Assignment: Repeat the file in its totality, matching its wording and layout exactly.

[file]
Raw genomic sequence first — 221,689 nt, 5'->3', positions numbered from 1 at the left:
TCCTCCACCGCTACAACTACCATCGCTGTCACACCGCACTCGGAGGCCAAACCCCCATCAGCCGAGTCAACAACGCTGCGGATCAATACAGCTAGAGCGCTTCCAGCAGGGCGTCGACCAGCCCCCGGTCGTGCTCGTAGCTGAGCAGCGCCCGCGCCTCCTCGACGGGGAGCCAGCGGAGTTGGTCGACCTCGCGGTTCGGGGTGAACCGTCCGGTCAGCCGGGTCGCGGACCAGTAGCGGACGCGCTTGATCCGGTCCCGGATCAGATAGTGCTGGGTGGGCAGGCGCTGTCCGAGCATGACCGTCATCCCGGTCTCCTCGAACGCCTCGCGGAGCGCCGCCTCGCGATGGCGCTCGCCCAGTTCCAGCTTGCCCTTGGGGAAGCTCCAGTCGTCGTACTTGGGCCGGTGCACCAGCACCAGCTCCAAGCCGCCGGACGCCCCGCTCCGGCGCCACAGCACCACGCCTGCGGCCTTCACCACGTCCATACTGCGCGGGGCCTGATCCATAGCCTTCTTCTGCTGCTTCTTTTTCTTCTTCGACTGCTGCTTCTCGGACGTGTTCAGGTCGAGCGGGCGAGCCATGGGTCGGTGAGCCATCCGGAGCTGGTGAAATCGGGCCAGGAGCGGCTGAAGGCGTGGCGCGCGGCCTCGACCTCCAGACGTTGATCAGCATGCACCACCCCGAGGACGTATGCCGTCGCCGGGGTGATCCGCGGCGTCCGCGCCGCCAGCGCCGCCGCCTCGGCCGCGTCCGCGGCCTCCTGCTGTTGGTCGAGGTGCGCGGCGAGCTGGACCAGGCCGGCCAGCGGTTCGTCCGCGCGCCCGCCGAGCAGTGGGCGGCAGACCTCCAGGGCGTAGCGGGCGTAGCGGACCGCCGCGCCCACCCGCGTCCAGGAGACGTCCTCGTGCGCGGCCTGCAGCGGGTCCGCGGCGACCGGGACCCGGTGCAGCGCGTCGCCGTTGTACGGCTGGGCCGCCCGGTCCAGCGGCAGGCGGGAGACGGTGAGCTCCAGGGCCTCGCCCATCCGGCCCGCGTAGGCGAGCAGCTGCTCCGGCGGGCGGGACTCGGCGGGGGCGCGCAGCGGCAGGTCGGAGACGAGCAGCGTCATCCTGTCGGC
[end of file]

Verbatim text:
Raw genomic sequence first — 221,689 nt, 5'->3', positions numbered from 1 at the left:
TCCTCCACCGCTACAACTACCATCGCTGTCACACCGCACTCGGAGGCCAAACCCCCATCAGCCGAGTCAACAACGCTGCGGATCAATACAGCTAGAGCGCTTCCAGCAGGGCGTCGACCAGCCCCCGGTCGTGCTCGTAGCTGAGCAGCGCCCGCGCCTCCTCGACGGGGAGCCAGCGGAGTTGGTCGACCTCGCGGTTCGGGGTGAACCGTCCGGTCAGCCGGGTCGCGGACCAGTAGCGGACGCGCTTGATCCGGTCCCGGATCAGATAGTGCTGGGTGGGCAGGCGCTGTCCGAGCATGACCGTCATCCCGGTCTCCTCGAACGCCTCGCGGAGCGCCGCCTCGCGATGGCGCTCGCCCAGTTCCAGCTTGCCCTTGGGGAAGCTCCAGTCGTCGTACTTGGGCCGGTGCACCAGCACCAGCTCCAAGCCGCCGGACGCCCCGCTCCGGCGCCACAGCACCACGCCTGCGGCCTTCACCACGTCCATACTGCGCGGGGCCTGATCCATAGCCTTCTTCTGCTGCTTCTTTTTCTTCTTCGACTGCTGCTTCTCGGACGTGTTCAGGTCGAGCGGGCGAGCCATGGGTCGGTGAGCCATCCGGAGCTGGTGAAATCGGGCCAGGAGCGGCTGAAGGCGTGGCGCGCGGCCTCGACCTCCAGACGTTGATCAGCATGCACCACCCCGAGGACGTATGCCGTCGCCGGGGTGATCCGCGGCGTCCGCGCCGCCAGCGCCGCCGCCTCGGCCGCGTCCGCGGCCTCCTGCTGTTGGTCGAGGTGCGCGGCGAGCTGGACCAGGCCGGCCAGCGGTTCGTCCGCGCGCCCGCCGAGCAGTGGGCGGCAGACCTCCAGGGCGTAGCGGGCGTAGCGGACCGCCGCGCCCACCCGCGTCCAGGAGACGTCCTCGTGCGCGGCCTGCAGCGGGTCCGCGGCGACCGGGACCCGGTGCAGCGCGTCGCCGTTGTACGGCTGGGCCGCCCGGTCCAGCGGCAGGCGGGAGACGGTGAGCTCCAGGGCCTCGCCCATCCGGCCCGCGTAGGCGAGCAGCTGCTCCGGCGGGCGGGACTCGGCGGGGGCGCGCAGCGGCAGGTCGGAGACGAGCAGCGTCATCCTGTCGGC